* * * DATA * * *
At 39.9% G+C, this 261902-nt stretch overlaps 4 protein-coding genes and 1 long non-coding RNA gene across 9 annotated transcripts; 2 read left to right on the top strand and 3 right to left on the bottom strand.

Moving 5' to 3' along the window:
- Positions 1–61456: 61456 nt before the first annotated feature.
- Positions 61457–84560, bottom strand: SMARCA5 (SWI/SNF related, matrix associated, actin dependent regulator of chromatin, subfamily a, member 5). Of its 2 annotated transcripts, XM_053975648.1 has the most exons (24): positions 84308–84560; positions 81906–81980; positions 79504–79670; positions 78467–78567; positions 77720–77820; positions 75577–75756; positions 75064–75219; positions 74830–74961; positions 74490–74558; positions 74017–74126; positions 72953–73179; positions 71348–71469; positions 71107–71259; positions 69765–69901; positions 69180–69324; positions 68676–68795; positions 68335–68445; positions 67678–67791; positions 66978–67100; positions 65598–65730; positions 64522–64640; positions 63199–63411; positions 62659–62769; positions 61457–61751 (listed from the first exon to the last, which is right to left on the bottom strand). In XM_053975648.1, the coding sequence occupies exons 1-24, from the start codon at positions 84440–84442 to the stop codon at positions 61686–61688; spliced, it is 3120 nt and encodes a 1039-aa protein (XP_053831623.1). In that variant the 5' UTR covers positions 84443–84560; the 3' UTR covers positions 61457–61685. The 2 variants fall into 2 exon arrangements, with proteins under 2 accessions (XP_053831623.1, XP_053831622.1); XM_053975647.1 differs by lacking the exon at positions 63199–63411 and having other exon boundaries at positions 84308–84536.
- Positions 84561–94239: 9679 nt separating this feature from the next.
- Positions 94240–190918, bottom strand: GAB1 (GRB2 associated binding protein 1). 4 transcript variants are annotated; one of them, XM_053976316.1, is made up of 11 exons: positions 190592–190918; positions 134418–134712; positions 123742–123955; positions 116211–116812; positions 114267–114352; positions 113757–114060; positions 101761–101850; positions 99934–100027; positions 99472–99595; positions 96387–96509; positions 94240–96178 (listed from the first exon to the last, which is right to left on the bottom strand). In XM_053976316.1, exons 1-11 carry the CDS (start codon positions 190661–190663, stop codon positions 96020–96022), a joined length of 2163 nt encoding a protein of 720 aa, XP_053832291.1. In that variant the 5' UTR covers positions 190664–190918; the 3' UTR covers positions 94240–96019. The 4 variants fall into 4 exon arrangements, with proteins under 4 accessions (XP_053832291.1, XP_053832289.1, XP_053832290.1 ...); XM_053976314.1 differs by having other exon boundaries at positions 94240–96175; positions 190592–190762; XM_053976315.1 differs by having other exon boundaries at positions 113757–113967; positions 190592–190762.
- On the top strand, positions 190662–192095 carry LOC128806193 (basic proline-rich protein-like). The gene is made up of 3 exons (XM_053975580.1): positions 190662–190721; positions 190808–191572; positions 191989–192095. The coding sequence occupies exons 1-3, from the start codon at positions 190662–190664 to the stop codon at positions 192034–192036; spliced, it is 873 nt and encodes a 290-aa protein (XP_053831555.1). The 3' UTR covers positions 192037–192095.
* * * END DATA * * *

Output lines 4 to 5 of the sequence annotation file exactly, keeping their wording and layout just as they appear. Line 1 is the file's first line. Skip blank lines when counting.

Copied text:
- Positions 61457–84560, bottom strand: SMARCA5 (SWI/SNF related, matrix associated, actin dependent regulator of chromatin, subfamily a, member 5). Of its 2 annotated transcripts, XM_053975648.1 has the most exons (24): positions 84308–84560; positions 81906–81980; positions 79504–79670; positions 78467–78567; positions 77720–77820; positions 75577–75756; positions 75064–75219; positions 74830–74961; positions 74490–74558; positions 74017–74126; positions 72953–73179; positions 71348–71469; positions 71107–71259; positions 69765–69901; positions 69180–69324; positions 68676–68795; positions 68335–68445; positions 67678–67791; positions 66978–67100; positions 65598–65730; positions 64522–64640; positions 63199–63411; positions 62659–62769; positions 61457–61751 (listed from the first exon to the last, which is right to left on the bottom strand). In XM_053975648.1, the coding sequence occupies exons 1-24, from the start codon at positions 84440–84442 to the stop codon at positions 61686–61688; spliced, it is 3120 nt and encodes a 1039-aa protein (XP_053831623.1). In that variant the 5' UTR covers positions 84443–84560; the 3' UTR covers positions 61457–61685. The 2 variants fall into 2 exon arrangements, with proteins under 2 accessions (XP_053831623.1, XP_053831622.1); XM_053975647.1 differs by lacking the exon at positions 63199–63411 and having other exon boundaries at positions 84308–84536.
- Positions 84561–94239: 9679 nt separating this feature from the next.